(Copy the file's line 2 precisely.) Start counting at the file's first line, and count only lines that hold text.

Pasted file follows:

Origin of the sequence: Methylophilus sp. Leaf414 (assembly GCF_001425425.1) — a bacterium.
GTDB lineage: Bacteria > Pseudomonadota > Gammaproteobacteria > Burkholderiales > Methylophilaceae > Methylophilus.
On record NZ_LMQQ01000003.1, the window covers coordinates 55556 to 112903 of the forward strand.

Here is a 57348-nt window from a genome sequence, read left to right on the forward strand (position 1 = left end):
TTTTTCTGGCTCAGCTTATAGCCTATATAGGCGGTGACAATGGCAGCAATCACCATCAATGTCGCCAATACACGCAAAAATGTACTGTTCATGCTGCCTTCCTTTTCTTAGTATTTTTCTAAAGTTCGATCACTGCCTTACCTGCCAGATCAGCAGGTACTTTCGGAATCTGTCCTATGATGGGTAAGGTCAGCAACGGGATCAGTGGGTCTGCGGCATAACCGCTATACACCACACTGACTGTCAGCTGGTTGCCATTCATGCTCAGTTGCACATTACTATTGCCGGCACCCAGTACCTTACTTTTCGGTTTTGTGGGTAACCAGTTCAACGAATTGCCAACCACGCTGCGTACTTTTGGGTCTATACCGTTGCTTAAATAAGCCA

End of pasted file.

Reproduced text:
GTDB lineage: Bacteria > Pseudomonadota > Gammaproteobacteria > Burkholderiales > Methylophilaceae > Methylophilus.